Industry based CERT provides members confidence to share

By on 5 Feb 2019

Categories: Tech matters, Community

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Thai Bhat. Source Peter Hellberg, Flickr.

Banking and cybersecurity have a lot in common: they both seek to secure an asset, whether it be monetary or information, using a combination of passwords, authentication checks, vaults and (fire)walls.

Where the two historically differ, though, is their views on sharing information: Banking secrecy has been traditionally and/or legally enforced for hundreds of years by banks as part of their service; whereas the sharing of threat intelligence among computer emergency response teams (CERTs) is vital to the mitigation, response and analysis of cyber threats.

Although recent events and cultural changes have led to a shift towards open banking, security breaches are still something that many organizations, banks especially, are hesitant to share — reputation is still an important asset.

This is one of the biggest challenges that Kitisak Jirawannakool, an Information Security Consultant at the Thai Bankers’ Association, has faced since he was tasked with establishing the Thailand Banking Sector Computer Emergency Response Team (TB-CERT) in late 2017.

“A lot of my time is spent alleviating the concerns of our members, and potential members, that the cybersecurity information — which is predominantly technical data — they share with TB-CERT is confidential (if they so choose) and only being used to make other members aware of cyber threats; the information is not being used in a way to blame them for any attacks or breaches they may have incurred,” explains Kitisak, who has been working in the Thailand CERT community for over 10 years.

“This is where TB-CERT affiliation with the Thai Bankers’ Association (TBA) has helped. Sometimes when it’s difficult or complicated for members to share information, they ask us to help transmit the message as the TBA has a neutral standing and good reputation in the community for helping to facilitate between the industry and the regulator.”

Having recently passed its one-year anniversary, TB-CERT has so far attracted 20 members — banks and companies related to banks. They collaborate to not only share information on cyber threats but undertake training and comply with best practice cybersecurity standards and procedures.

“The IT security specialists working in the banks understand the importance of sharing information, so we don’t necessarily need to preach to them. Instead we want to support them with training and best practice information and assist them with communicating the importance and need for management to enable their internal security specialists to interact with the TB-CERT community,” says Kitisak.

“A benefit of having a bank sector CERT is that these companies can get information and training on tools that are specific for the banking sector.”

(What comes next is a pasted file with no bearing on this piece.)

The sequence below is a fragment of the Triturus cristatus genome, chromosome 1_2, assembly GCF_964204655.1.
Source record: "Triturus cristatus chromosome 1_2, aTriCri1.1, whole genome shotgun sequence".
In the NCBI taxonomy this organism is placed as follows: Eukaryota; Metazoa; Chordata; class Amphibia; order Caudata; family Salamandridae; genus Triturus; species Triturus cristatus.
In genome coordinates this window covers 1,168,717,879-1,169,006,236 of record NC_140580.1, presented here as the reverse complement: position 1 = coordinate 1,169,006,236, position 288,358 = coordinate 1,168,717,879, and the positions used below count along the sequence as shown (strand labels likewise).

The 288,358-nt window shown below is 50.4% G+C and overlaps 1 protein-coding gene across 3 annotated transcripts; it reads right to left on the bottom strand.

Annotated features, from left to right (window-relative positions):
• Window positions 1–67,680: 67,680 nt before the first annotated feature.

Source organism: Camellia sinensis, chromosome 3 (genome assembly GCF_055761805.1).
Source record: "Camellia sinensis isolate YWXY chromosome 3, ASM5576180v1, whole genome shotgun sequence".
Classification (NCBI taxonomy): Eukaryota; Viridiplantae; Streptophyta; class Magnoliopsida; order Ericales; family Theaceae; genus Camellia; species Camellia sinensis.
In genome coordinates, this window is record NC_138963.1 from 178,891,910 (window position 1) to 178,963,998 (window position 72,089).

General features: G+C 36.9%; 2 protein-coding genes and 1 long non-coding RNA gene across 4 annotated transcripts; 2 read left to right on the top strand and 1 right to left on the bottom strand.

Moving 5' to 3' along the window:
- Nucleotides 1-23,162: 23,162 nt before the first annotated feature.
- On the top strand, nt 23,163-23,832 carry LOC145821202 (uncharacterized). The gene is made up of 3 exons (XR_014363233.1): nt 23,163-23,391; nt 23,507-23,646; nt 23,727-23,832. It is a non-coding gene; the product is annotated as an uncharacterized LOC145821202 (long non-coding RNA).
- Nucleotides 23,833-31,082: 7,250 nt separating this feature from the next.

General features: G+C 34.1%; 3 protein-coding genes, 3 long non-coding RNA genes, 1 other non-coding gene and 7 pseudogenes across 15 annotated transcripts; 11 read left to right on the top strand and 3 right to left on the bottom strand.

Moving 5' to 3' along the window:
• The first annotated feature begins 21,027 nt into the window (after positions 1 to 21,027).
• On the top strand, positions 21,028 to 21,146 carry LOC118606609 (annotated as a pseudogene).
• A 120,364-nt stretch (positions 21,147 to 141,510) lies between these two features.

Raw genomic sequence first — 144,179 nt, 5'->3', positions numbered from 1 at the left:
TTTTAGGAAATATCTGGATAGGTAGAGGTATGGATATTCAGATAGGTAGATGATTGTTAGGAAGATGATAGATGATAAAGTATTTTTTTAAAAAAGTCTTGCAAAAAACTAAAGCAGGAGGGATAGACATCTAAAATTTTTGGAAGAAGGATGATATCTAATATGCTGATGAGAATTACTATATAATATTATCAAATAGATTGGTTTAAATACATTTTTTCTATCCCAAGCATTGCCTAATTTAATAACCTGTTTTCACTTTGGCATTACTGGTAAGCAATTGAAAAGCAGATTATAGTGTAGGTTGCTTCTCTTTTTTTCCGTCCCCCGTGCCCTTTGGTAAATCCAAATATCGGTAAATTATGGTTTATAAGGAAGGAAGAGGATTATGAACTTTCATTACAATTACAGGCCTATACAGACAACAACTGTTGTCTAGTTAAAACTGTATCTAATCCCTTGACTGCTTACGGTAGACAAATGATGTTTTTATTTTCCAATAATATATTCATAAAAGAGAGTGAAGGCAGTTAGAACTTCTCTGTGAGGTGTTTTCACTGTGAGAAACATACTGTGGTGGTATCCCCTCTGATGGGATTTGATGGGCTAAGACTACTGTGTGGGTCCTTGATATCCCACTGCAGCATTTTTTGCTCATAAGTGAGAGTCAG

Read Establishing a community to share financial cybersecurity information in Japan

Training has included a ‘capture the flag’ exercise, with workshops on how to use specific tools (such as Wireshark) planned for the future. TB-CERT has also provided private advisory services to some of its members who’ve required assistance with their security strategy.

“We also organize activities unrelated to day-to-day cybersecurity activities, such as getting together to play soccer or basketball, or grabbing a meal or coffee. The social aspect is really important for building trust,” something that Kitisak adds is a key element in the world of cybersecurity. Security depends on trust and collaboration: we need everyone to be a part of protection.

Tapping into an international network of cybersecurity specialists

Having helped establish ThaiCERT previous to TB-CERT, Kitisak has also helped TB-CERT members to plug into his vast network of cybersecurity and CERT expertise and contacts around the world.

“The concept of cybersecurity and its far-reaching landscape is still fairly new for many industries in Thailand. Even security specialists haven’t heard of, or considered, the benefits of joining international organizations and forum such as FIRST and ISF, or becoming signatories of the Budapest Convention on Cybercrime.”

“Being a part of these and other global communities all helps with establishing your reputation, building trust, and ultimately strengthens your cybersecurity efforts.”

Due to the initial successes that TB-CERT has achieved in its short time, Kitisak has also fielded interest from the Thailand Capital Market and Insurance sectors to develop their cyber response efforts in an effort to strengthen the cybersecurity of the greater financial sector in Thailand.

“So many people in Thailand now say that I am like a CERT father. I’m happy with that title as I like to impart the knowledge that I know and watch as cybersecurity efforts in Thailand mature  and evolve.”

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The views expressed by the authors of this blog are their own and do not necessarily reflect the views of APNIC. Please note a Code of Conduct applies to this blog.

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